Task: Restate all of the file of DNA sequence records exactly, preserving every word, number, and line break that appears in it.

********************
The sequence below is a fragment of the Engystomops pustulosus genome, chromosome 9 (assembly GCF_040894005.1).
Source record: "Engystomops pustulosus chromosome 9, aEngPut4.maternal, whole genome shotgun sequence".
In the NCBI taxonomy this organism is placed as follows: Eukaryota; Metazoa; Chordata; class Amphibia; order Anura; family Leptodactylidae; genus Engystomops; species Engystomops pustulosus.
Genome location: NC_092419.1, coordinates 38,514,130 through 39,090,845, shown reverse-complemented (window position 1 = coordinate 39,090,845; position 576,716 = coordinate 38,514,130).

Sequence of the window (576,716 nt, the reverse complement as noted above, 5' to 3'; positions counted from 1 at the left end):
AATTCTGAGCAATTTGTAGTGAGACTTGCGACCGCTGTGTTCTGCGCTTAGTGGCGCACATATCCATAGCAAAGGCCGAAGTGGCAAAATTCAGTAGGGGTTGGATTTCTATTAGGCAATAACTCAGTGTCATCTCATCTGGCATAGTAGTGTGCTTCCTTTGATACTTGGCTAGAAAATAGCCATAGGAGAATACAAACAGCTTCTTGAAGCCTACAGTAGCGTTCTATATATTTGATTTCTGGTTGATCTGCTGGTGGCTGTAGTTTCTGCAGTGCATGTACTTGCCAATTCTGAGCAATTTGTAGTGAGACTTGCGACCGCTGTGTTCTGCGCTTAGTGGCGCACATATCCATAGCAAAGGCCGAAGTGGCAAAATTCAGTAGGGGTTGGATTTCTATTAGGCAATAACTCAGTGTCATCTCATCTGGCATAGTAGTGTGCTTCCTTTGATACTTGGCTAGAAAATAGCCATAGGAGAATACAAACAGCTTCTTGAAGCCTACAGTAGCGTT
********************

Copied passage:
The sequence below is a fragment of the Engystomops pustulosus genome, chromosome 9 (assembly GCF_040894005.1).
Source record: "Engystomops pustulosus chromosome 9, aEngPut4.maternal, whole genome shotgun sequence".
In the NCBI taxonomy this organism is placed as follows: Eukaryota; Metazoa; Chordata; class Amphibia; order Anura; family Leptodactylidae; genus Engystomops; species Engystomops pustulosus.
Genome location: NC_092419.1, coordinates 38,514,130 through 39,090,845, shown reverse-complemented (window position 1 = coordinate 39,090,845; position 576,716 = coordinate 38,514,130).

Sequence of the window (576,716 nt, the reverse complement as noted above, 5' to 3'; positions counted from 1 at the left end):
AATTCTGAGCAATTTGTAGTGAGACTTGCGACCGCTGTGTTCTGCGCTTAGTGGCGCACATATCCATAGCAAAGGCCGAAGTGGCAAAATTCAGTAGGGGTTGGATTTCTATTAGGCAATAACTCAGTGTCATCTCATCTGGCATAGTAGTGTGCTTCCTTTGATACTTGGCTAGAAAATAGCCATAGGAGAATACAAACAGCTTCTTGAAGCCTACAGTAGCGTTCTATATATTTGATTTCTGGTTGATCTGCTGGTGGCTGTAGTTTCTGCAGTGCATGTACTTGCCAATTCTGAGCAATTTGTAGTGAGACTTGCGACCGCTGTGTTCTGCGCTTAGTGGCGCACATATCCATAGCAAAGGCCGAAGTGGCAAAATTCAGTAGGGGTTGGATTTCTATTAGGCAATAACTCAGTGTCATCTCATCTGGCATAGTAGTGTGCTTCCTTTGATACTTGGCTAGAAAATAGCCATAGGAGAATACAAACAGCTTCTTGAAGCCTACAGTAGCGTT